The riding position is also slightly different between the two GSs. The 750’s handlebar seems to be positioned back toward the rider and slightly lower, which, on-road, was hardly noticeable and quite comfortable. The moment you feel the need to stand up off-road, the difference is apparent quickly with the handlebar feeling too close to the rider’s lap, making standing an awkward affair. I appreciated the lower standard seat of the 750 at 32.1-inches, though there are lower and higher seats available through BMW’s accessory website as well as the option of purchasing a Low model F 750 GS.
Suspension on the 750 is handled by a traditional telescopic 41mm fork and a standard shock in the rear should you choose not to opt for the ESA. Travel is 5.9-inches in the front and 6.9-inches for the rear. Between the slightly longer wheelbase, new frame, and steeper steering head angle, the 750 feels incredibly stable on road. There were only a few times where the pace had swelled into triple digits and pegs were touching down on curvy roads where I felt the chassis come out of line. If you’re smooth with it, it’ll return the favor.
As mentioned before, though the engines are almost entirely the same, power has been tuned for delivery in the mid to high end of the powerband on the 750.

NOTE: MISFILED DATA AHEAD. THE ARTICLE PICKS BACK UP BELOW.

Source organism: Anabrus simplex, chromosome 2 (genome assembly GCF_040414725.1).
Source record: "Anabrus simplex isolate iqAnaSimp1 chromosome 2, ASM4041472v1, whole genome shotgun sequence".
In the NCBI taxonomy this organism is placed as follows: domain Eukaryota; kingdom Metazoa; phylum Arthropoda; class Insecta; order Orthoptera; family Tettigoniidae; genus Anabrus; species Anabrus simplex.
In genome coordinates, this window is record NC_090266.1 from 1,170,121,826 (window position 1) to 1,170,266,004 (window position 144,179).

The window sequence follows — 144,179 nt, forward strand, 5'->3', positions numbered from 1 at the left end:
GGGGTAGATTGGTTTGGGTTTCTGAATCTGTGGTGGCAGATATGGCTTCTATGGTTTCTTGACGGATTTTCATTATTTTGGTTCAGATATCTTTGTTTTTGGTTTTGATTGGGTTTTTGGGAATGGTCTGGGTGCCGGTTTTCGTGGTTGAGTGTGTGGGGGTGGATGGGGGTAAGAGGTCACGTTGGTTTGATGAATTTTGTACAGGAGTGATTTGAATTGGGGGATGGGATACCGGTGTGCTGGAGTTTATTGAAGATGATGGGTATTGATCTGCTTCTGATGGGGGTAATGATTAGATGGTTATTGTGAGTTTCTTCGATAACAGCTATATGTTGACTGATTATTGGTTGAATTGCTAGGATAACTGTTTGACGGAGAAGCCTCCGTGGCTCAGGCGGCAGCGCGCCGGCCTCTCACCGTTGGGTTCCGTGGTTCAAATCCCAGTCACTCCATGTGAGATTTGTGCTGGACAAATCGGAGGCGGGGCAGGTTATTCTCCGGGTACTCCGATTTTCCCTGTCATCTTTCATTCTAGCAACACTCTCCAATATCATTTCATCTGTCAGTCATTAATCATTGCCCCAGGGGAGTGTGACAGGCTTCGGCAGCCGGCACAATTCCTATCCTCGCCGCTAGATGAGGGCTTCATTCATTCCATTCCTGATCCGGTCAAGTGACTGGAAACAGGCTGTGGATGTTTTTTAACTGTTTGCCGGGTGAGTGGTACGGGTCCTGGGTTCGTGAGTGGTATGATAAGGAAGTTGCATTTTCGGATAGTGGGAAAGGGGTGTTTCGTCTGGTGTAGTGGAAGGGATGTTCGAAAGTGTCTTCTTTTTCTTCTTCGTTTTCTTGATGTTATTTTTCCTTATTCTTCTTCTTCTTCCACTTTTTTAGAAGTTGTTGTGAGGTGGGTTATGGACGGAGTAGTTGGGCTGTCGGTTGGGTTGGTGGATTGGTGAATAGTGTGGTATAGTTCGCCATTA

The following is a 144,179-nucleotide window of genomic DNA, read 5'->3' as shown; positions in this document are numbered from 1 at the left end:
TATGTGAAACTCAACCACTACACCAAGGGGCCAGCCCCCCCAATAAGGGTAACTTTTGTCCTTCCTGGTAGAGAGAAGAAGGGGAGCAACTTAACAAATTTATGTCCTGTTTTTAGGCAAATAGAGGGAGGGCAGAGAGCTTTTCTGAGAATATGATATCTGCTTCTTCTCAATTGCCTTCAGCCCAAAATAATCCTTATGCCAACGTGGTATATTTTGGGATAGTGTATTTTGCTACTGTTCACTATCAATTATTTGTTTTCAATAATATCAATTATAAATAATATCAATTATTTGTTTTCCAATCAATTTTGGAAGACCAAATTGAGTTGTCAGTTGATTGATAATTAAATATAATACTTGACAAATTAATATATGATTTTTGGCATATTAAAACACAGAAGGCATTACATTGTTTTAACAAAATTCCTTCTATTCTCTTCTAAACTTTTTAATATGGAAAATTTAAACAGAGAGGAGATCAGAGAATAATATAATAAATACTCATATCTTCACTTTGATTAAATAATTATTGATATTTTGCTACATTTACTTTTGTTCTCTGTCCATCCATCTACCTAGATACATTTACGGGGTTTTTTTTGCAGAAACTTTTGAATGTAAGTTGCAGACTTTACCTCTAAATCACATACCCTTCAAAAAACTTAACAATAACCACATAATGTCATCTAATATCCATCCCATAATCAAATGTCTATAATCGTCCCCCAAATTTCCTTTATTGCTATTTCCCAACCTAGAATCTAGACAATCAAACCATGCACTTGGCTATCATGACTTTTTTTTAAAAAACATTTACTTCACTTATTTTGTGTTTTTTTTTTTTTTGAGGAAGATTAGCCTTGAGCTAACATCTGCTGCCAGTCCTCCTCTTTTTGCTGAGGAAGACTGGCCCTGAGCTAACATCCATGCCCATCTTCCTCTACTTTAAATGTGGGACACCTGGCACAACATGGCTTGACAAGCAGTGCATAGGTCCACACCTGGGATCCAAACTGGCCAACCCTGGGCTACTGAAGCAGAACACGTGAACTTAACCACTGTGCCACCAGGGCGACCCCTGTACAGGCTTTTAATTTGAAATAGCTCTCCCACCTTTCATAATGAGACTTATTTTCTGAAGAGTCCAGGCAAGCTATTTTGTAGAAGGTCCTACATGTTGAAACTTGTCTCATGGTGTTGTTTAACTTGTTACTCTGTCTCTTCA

For newer or smaller riders, the F 750 GS could a be a great bike. The power comes on smoothly, the seat height is easily approachable and the motorcycle doesn’t feel like it weighs BMW’s claim of 493-pounds. As long as the pace is kept a bit slower and lines are chosen more carefully, the 750’s off-road chops are just fine for spontaneous adventures. Overall, this is an easy a bike to do a bit of everything with.
If you’re buying an adventure bike with the intent of off-road adventure, the F 850 GS is going to be your choice between these two. The middleweight adventure market has been heating up, with Triumph’s Tiger 800 being offered in six trims, the new KTM Adventure 790s, and the Yamaha T7(whenever it comes out). The off-road focus of the swelling sub-1000cc class is getting more and more serious and the 850 GS is now ready to compete.
The low- to mid-range punch of the parallel twin engine with the 850’s tune works great for tractoring down low in off-road situations, and though the top end pull of the 750 was absent, it didn’t bother me over the thousand-plus miles back home. The ride-by-wire throttle was smooth and easy to modulate at very low-speed maneuvers.
The inverted 43mm front fork offers eight inches of travel and again, while non-adjustable, the fork offers a good balance of performance both on and off-road. Our 850 was equipped with the ESA shock. While riding, the shock is adjusting to terrain and speed by the millisecond. Adjusting ride modes tweaks the shock preload as well as altering the TC and ABS settings. Riders can change preload in each setting by selecting rider, rider with luggage, and rider with passenger.
Cross-spoked tubeless wheels in 21 and 17-inch sizes allow for plenty of ADV tire options and though you can feel that big front hoop spinning on-road in the turns, it’s invaluable offroad while rolling over larger obstacles, not to mention the spoked wheels are more resilient than cast.